Mark N. Rubin, MD

Carty CL, Keene KL, Cheng YC, Meschia JF, Chen WM, Nalls M, et al. Meta-Analysis of Genome-Wide Association Studies Identifies Genetic Risk Factors for Stroke in African Americans. Stroke. 2015

So, it turns out mom and Depeche Mode are both right: we are unique and special, but “People are People” and we have a fair amount in common with one another.

A large group of stroke genetics investigators have leveraged their cohort and case-control studies to provide us with the first published snapshot of genome-wide association studies (GWAS) in a large African-American cohort. Acknowledging that most GWAS work in stroke published so far has been in patients of European descent, the authors formed this research alliance with an eye toward understanding if and how GWAS studies are different in patients of differing ethnicity. To study this in the African-American population is of special importance as they tend to experience strokes at an earlier age and of higher severity than White Americans.

In a combined cohort of 14,746 African-American patients, they studied 1,365 ischemic strokes (1,592 total strokes) and validated their findings against a previously published GWAS study in a cohort of European descent. They sought both novel single nucleotide polymorphisms (SNP) and similarity to those associated with stroke in the patients of European descent. In brief, they found some of both: there were unique loci as well as “suggestive evidence of replication for…loci previously associated with stroke in European-Ancestry populations, pointing to potential shared mechanisms for stroke susceptibility.”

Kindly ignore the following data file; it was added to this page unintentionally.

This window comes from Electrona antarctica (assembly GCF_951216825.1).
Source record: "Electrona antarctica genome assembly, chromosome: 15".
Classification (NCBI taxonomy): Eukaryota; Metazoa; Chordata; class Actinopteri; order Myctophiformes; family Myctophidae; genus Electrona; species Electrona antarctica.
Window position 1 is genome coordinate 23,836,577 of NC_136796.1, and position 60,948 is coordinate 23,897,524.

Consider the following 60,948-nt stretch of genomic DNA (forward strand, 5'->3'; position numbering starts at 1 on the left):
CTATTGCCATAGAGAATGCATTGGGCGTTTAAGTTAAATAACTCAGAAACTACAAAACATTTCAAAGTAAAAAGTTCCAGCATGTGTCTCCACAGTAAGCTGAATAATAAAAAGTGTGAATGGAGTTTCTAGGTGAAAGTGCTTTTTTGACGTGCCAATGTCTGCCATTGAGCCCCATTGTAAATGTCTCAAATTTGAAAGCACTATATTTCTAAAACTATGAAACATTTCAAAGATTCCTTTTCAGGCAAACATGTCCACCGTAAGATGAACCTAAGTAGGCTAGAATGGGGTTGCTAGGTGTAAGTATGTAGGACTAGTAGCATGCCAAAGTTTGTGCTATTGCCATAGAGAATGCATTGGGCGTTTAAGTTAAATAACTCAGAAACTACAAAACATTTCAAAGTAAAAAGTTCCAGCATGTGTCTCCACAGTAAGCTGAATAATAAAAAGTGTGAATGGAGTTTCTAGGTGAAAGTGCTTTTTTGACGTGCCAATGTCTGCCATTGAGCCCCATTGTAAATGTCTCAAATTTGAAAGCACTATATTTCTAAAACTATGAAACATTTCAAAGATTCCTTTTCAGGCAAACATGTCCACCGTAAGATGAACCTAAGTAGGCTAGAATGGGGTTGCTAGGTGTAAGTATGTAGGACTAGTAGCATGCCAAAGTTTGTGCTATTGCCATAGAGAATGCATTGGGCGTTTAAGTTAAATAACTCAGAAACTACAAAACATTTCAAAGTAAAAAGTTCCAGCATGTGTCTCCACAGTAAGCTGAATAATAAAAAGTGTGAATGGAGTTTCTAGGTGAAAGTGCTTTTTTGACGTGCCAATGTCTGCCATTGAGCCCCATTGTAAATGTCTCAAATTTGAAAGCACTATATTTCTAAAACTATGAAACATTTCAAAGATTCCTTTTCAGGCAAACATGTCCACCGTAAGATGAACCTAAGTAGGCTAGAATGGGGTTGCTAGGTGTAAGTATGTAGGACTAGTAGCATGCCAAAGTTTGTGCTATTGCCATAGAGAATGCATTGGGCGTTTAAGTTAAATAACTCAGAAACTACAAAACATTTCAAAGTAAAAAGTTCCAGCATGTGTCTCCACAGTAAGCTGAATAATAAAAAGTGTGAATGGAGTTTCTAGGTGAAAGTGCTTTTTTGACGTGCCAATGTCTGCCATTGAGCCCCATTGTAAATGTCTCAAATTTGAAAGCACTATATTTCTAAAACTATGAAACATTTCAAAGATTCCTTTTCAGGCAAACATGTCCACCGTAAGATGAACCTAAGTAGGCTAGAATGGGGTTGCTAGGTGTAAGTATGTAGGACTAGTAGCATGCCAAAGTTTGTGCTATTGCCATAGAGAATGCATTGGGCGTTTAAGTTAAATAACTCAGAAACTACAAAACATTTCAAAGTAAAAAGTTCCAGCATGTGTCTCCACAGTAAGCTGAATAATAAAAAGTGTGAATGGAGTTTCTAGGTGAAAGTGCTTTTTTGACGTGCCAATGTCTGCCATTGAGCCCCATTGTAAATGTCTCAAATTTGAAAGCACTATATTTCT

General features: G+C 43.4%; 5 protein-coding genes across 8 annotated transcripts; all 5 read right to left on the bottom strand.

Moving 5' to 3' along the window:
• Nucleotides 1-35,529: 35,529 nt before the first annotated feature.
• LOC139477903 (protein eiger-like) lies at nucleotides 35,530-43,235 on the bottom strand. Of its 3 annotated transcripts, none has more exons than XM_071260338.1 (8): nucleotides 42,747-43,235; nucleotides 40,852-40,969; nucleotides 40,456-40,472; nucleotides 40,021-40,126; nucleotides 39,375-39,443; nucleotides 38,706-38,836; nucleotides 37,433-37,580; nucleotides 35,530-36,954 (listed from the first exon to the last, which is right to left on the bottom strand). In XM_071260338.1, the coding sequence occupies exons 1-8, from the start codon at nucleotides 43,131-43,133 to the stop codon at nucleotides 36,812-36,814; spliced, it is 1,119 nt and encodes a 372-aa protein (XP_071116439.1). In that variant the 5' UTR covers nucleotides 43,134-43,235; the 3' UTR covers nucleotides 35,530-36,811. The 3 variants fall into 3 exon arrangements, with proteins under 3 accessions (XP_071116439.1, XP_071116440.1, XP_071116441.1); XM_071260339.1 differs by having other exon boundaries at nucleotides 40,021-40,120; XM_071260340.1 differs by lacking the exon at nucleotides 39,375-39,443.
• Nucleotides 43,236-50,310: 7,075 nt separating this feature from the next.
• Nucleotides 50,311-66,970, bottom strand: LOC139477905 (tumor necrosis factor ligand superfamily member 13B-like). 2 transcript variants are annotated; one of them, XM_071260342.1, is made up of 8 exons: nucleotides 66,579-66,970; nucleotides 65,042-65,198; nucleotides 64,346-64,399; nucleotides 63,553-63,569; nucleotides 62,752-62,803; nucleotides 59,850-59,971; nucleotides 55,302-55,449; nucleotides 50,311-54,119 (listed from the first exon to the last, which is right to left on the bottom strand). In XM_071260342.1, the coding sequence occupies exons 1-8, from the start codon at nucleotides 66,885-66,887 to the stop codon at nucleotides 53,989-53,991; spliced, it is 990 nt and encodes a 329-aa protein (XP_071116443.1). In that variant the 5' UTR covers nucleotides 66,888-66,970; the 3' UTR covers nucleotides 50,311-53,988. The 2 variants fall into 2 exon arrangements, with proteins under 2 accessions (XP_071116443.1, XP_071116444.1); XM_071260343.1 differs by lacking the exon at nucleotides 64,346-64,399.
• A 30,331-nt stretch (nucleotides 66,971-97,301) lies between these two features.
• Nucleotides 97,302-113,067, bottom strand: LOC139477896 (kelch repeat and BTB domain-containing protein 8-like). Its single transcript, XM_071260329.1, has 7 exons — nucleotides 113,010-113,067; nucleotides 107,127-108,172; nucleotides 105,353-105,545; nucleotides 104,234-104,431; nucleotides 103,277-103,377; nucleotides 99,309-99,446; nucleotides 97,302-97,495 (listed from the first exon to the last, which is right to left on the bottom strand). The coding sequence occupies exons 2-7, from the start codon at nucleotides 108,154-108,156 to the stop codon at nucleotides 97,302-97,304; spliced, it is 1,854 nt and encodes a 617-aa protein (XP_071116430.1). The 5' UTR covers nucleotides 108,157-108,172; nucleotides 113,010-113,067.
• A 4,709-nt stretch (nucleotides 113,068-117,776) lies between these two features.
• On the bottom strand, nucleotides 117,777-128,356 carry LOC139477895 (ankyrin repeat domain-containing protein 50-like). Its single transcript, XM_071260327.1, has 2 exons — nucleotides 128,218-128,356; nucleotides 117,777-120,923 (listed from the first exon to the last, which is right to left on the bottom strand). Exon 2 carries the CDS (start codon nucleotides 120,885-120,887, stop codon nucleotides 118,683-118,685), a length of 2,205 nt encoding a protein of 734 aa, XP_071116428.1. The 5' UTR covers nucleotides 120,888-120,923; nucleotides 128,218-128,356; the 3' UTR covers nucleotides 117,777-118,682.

This study represents the first large-scale GWAS meta-analysis of stroke in African Americans, which is important, but it also achieves that very satisfying humanistic balance that we all like to think we are all the same, but different.

Tweet: Same, But Different – Genome-Wide Association Studies of Stroke in African Americans @StrokeAHA_ASA @MarkNRubinMD